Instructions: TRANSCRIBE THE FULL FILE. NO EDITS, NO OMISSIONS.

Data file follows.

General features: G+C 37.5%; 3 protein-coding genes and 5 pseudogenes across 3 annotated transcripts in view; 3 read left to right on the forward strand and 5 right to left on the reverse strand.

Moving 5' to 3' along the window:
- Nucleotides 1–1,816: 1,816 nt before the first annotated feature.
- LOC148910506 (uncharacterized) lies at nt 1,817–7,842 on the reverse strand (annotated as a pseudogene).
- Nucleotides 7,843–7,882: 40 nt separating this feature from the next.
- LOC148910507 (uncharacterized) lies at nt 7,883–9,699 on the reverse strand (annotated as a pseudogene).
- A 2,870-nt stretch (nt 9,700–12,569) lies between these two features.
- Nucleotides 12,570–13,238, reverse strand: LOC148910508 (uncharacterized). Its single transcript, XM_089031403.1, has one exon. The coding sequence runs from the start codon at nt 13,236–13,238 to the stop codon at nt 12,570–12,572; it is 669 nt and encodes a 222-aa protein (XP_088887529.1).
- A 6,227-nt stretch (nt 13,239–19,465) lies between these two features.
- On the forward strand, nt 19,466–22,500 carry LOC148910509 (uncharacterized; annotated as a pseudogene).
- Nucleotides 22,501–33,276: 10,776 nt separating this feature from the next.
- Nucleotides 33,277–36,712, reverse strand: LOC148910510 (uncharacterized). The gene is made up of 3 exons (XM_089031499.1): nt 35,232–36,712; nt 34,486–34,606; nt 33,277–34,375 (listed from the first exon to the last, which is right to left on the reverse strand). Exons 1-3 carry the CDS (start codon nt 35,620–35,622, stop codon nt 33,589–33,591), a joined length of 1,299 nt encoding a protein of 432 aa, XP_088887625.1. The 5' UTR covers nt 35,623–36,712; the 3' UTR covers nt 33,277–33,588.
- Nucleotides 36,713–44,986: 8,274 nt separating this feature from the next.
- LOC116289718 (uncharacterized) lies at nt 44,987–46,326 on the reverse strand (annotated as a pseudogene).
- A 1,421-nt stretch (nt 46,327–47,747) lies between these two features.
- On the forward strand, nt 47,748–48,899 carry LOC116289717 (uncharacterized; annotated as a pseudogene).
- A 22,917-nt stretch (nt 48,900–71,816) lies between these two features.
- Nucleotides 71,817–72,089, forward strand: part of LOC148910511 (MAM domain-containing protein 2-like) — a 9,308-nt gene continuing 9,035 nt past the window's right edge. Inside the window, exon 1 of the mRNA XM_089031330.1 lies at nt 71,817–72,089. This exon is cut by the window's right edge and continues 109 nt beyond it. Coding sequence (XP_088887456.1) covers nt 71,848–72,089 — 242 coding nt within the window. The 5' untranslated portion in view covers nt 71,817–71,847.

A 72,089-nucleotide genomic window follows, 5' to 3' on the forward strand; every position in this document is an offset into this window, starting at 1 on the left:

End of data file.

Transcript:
General features: G+C 37.5%; 3 protein-coding genes and 5 pseudogenes across 3 annotated transcripts in view; 3 read left to right on the forward strand and 5 right to left on the reverse strand.

Moving 5' to 3' along the window:
- Nucleotides 1–1,816: 1,816 nt before the first annotated feature.
- LOC148910506 (uncharacterized) lies at nt 1,817–7,842 on the reverse strand (annotated as a pseudogene).
- Nucleotides 7,843–7,882: 40 nt separating this feature from the next.
- LOC148910507 (uncharacterized) lies at nt 7,883–9,699 on the reverse strand (annotated as a pseudogene).
- A 2,870-nt stretch (nt 9,700–12,569) lies between these two features.
- Nucleotides 12,570–13,238, reverse strand: LOC148910508 (uncharacterized). Its single transcript, XM_089031403.1, has one exon. The coding sequence runs from the start codon at nt 13,236–13,238 to the stop codon at nt 12,570–12,572; it is 669 nt and encodes a 222-aa protein (XP_088887529.1).
- A 6,227-nt stretch (nt 13,239–19,465) lies between these two features.
- On the forward strand, nt 19,466–22,500 carry LOC148910509 (uncharacterized; annotated as a pseudogene).
- Nucleotides 22,501–33,276: 10,776 nt separating this feature from the next.
- Nucleotides 33,277–36,712, reverse strand: LOC148910510 (uncharacterized). The gene is made up of 3 exons (XM_089031499.1): nt 35,232–36,712; nt 34,486–34,606; nt 33,277–34,375 (listed from the first exon to the last, which is right to left on the reverse strand). Exons 1-3 carry the CDS (start codon nt 35,620–35,622, stop codon nt 33,589–33,591), a joined length of 1,299 nt encoding a protein of 432 aa, XP_088887625.1. The 5' UTR covers nt 35,623–36,712; the 3' UTR covers nt 33,277–33,588.
- Nucleotides 36,713–44,986: 8,274 nt separating this feature from the next.
- LOC116289718 (uncharacterized) lies at nt 44,987–46,326 on the reverse strand (annotated as a pseudogene).
- A 1,421-nt stretch (nt 46,327–47,747) lies between these two features.
- On the forward strand, nt 47,748–48,899 carry LOC116289717 (uncharacterized; annotated as a pseudogene).
- A 22,917-nt stretch (nt 48,900–71,816) lies between these two features.
- Nucleotides 71,817–72,089, forward strand: part of LOC148910511 (MAM domain-containing protein 2-like) — a 9,308-nt gene continuing 9,035 nt past the window's right edge. Inside the window, exon 1 of the mRNA XM_089031330.1 lies at nt 71,817–72,089. This exon is cut by the window's right edge and continues 109 nt beyond it. Coding sequence (XP_088887456.1) covers nt 71,848–72,089 — 242 coding nt within the window. The 5' untranslated portion in view covers nt 71,817–71,847.

A 72,089-nucleotide genomic window follows, 5' to 3' on the forward strand; every position in this document is an offset into this window, starting at 1 on the left: